After screenings around the world, filmmaker
Iram Parveen Bilal (BS ’04) returns to Caltech to speak about her first feature, Josh: Against the Grain.
Following Caltech, Iram Parveen Bilal traversed disciplines to become a filmmaker and activist. For her first feature, Bilal returned to her home country to film Josh: Against the Grain, a mystery thriller set in Karachi. The award-winning film comments on class structures, social movements, and patriotism in Pakistan. Since its first showing in Mumbai in 2012, the film has screened around the world. Bilal speaks about her unique story, and the surprising connections she finds between science and art.
Caltech Alumni Association: What was it like to attend Caltech as an international student?
Iram Parveen Bilal: I came to Caltech when I had just turned seventeen. It was a huge culture shock. I remember going back home after the first term and saying “I want to transfer out,” because it was really hard. I was alone and had no family in the US. But I usually put myself against the harder odds and then I try to win people over. It’s just how my life has been. And Caltech is the kind of place that if you rise to the challenge, it makes you stronger. I eventually found my place at Caltech.
CAA: How did you make the leap from engineering to filmmaking?
IPB: I got into USC and I didn’t know what I was in for. Being this kid who had grown up on Bollywood, and then sitting alongside classmates talking about Citizen Kane, I had this steep learning curve.
And now I’ve gotten to a point where I think, “You don’t have to know all the classic films in order to be a filmmaker. You have to make films.” That’s not arrogant; I just feel like I have my own point of view, now.
CAA: Tell us about the film.
IPB: I was working on a documentary about Benazir Bhutto [the 11th Prime Minister of Pakistan] when I heard about a woman who runs food kitchens in Karachi. My producing partner at the time wanted to also make a documentary about her, but I I felt Pakistan had enough documentaries—I wanted to make a fiction film. The script eventually evolved into something different, but that was the genesis.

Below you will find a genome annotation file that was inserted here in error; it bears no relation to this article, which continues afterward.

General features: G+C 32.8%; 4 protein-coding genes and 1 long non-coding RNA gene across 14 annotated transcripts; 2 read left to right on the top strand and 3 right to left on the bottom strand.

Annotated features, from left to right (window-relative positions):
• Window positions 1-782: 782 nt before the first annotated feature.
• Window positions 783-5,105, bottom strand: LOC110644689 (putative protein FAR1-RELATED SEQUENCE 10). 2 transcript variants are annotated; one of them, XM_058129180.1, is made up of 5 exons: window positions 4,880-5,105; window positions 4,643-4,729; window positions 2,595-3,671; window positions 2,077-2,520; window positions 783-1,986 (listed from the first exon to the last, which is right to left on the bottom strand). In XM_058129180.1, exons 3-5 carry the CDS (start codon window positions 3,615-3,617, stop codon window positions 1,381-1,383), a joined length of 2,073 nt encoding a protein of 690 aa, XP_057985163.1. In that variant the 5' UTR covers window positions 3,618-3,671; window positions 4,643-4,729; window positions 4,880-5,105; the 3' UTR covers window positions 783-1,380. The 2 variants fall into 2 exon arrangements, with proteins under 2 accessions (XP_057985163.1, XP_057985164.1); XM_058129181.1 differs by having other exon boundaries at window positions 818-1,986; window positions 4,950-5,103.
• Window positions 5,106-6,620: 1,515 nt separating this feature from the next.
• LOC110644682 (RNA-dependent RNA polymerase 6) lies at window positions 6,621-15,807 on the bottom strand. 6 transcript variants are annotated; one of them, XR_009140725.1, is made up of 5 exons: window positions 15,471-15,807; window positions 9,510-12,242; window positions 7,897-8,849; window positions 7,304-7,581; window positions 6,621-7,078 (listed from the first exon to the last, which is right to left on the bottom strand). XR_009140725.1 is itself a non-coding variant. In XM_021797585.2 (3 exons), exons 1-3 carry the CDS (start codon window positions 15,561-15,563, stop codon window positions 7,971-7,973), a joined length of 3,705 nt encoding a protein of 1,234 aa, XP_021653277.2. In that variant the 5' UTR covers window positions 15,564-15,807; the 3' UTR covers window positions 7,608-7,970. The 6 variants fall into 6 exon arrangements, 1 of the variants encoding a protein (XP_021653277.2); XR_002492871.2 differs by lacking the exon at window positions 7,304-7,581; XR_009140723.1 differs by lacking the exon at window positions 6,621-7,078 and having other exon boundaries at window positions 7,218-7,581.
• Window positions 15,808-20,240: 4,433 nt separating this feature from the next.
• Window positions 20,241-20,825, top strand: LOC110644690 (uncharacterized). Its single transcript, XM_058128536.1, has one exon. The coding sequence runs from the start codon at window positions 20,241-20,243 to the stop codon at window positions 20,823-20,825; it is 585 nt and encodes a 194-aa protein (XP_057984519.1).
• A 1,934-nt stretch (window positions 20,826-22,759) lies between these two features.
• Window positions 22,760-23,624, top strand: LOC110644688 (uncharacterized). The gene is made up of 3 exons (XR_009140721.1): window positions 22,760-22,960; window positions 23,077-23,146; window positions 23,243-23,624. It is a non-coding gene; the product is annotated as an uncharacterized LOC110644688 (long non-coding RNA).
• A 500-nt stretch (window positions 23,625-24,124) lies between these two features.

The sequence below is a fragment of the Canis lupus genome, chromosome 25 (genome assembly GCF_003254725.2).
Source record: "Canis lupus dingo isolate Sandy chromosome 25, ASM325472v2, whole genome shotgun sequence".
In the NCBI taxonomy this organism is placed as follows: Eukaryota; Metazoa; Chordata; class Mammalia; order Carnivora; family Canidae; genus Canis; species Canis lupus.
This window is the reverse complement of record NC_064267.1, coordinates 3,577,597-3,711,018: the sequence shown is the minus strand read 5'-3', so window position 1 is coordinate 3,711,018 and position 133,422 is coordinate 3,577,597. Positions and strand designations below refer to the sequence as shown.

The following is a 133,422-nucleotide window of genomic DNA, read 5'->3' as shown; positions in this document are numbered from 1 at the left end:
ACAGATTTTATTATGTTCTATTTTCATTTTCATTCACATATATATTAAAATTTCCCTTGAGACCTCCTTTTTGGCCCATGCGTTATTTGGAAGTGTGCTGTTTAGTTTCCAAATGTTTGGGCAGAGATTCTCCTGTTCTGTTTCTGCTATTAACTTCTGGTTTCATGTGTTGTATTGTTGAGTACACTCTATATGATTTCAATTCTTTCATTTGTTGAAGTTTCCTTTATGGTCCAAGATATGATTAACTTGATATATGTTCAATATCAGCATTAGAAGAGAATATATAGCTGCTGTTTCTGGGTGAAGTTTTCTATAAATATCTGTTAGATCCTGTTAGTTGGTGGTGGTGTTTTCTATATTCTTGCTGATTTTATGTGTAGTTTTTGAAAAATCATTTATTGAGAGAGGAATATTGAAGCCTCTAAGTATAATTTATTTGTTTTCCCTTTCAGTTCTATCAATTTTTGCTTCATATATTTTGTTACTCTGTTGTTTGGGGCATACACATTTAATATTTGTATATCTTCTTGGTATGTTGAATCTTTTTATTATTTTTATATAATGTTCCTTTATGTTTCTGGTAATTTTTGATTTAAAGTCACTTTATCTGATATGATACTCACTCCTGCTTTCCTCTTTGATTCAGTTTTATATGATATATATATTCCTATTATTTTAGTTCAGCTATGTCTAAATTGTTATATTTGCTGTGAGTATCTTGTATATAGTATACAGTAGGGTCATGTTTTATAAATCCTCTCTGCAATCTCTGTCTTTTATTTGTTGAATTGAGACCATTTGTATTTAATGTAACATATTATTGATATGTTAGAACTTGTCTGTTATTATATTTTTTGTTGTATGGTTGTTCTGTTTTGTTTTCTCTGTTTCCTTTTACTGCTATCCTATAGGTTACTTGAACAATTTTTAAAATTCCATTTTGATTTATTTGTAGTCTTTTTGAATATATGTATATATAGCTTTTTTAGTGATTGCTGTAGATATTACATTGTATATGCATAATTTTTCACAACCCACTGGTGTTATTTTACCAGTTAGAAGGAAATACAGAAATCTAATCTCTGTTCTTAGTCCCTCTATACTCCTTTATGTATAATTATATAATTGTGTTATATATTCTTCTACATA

Josh is a mystery thriller set in Karachi that follows an upper class woman who becomes determined to find out what happened to her missing caretaker. Her journey takes her to a nearby village run by a feudal lord, and in the process endangers herself and others. The story tackles themes of feudalism, youth movements, poverty, and the challenges of trying to do good amidst social unrest.
CAA: What was it like to film in Pakistan?
IPB: It was tough because there was no infrastructure for film, really. There were no equipment houses where you could easily rent. I had access to resources in the US. But as a Pakistani, I was tired of people coming in with foreign crews only to leave. So we took a lot of local media students and trained them. After we wrapped, a lot of films started shooting, hiring many of the crew members we trained. I’m proud that Josh is at the forefront of a new Pakistani wave.
CAA: How have audiences responded to the film?
IPB: When our film was screened in Melbourne, one audience member was so moved by the story of the food kitchen (and the woman who was the genesis of the film), that he launched a fundraiser. He solicited donations from around the world, enough to provide food for a 140 families in Pakistan. I was able to go and help ditribute the food. It was a powerful moment of real humility. I thought, “I had no idea where this story would go and here it is actually translating into change. Here are all these women who are going to be feeding their kids and they have no idea or care who I am. They just want their food ration bags.” That’s the power of story.
CAA: You started in science, but transitioned to art. Do you see any connections between them?
IPB: Both science and art are really about curiosity of the world, and curiosity of human behavior. I think that in making a film—just like in science—your gut instinct is very important. The research that you go through when you’re writing a screenplay, when you’re thinking about characters, and when you’re thinking about emotions, is so similar. You’re absorbing from the world around you. Your evidence is the people you interact with. And then you put forth a hypothesis, which is a character in this environment and this circumstance. What happens? On that level, I feel that writing is very similar to research.
CAA: What advice can you offer to current Caltech students?
IPB: I think when one comes to an institute like Caltech, it’s important to give yourself space and the leverage to study a variety of things. Try and strive for as balanced of an education as you can get here and to expose yourself to as diverse an environment as you can. You never know what will ultimately resonate the most with you.